Invasive Species Compendium

Detailed coverage of invasive species threatening livelihoods and the environment worldwide

Abstract

Biomass allocation and phenotypic plasticity are key elements of successful invasion of Parthenium hysterophorus at high elevation.

Abstract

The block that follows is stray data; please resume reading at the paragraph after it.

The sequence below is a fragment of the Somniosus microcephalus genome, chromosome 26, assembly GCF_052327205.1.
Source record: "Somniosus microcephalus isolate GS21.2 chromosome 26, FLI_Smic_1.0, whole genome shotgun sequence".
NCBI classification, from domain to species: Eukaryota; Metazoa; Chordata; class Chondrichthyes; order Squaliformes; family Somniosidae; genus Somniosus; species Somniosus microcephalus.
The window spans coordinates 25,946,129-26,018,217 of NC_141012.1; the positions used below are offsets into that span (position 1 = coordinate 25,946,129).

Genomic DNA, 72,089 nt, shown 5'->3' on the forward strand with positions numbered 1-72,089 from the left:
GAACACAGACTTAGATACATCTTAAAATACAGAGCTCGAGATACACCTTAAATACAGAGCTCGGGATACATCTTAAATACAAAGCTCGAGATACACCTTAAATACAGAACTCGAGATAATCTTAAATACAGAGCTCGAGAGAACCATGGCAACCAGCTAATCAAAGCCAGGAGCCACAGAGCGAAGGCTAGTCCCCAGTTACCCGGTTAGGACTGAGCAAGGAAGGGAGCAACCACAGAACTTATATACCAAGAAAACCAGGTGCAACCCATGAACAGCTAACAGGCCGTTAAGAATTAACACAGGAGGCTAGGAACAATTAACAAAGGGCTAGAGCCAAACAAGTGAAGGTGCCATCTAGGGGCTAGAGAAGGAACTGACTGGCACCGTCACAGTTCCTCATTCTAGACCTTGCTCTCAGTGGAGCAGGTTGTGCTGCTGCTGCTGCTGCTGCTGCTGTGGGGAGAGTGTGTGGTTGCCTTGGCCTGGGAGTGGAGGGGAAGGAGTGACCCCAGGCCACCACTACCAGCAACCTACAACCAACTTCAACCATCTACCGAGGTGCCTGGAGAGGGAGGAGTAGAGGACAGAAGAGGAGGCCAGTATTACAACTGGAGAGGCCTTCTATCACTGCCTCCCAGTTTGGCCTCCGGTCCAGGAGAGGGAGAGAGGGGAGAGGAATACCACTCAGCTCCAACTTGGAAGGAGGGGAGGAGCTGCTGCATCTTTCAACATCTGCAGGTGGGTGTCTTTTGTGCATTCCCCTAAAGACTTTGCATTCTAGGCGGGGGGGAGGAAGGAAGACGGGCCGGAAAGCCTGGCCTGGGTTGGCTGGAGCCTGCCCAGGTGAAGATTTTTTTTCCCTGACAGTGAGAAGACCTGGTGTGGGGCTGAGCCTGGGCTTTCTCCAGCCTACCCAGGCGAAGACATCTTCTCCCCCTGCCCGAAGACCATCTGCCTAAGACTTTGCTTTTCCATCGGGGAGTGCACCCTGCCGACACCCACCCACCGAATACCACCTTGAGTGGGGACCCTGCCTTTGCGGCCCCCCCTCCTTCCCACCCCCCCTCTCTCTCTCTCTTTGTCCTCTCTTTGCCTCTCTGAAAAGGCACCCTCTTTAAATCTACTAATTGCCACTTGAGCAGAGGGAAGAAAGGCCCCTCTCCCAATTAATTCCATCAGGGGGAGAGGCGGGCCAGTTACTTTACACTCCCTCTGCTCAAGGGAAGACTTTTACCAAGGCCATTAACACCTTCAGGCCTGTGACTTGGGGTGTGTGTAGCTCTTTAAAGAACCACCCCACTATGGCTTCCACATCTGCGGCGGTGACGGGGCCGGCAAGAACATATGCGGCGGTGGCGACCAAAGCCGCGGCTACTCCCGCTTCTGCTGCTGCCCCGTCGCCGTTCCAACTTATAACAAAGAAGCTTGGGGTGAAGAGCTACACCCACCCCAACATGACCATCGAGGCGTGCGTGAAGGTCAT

In invasion ecology, hypothesis of an invasive species exhibiting enhanced performance in the introduced range has been widely acknowledged. Examining the role of phenotypic plasticity in improving plants' performance is essential to understand adaptive responses of an exotic invasive species to environmental variations. As Parthenium hysterophorus L. (Asteraceae) is one of the most widespread subtropical invader globally, we selected it as a model plant for studying its adaptive responses along the elevation gradient. Sites at an elevation of 700 m, 900 m, 1100 m and 1500 m were selected in the lower Himalayas for analysing plant functional traits of the weed and assessing variations in biomass allocation along elevation. Non-reproductive traits, i.e. above-ground plant height (AGPH) and below-ground biomass (BGB), and reproductive traits, i.e. capitula count per plant (CC), seed size, seed thickness and seed mass varied significantly with the elevational gradient. Soil properties also exhibited significant variations along elevation, except pH and total nitrogen (TN). Production of large number of heavier seeds, with smaller size at higher elevations showed enhanced reproductive fitness (adaptation) of P. hysterophorus. The study concluded that alteration in reproductive traits aids the successful invasion and expansion of P. hysterophorus in mountain ecosystems.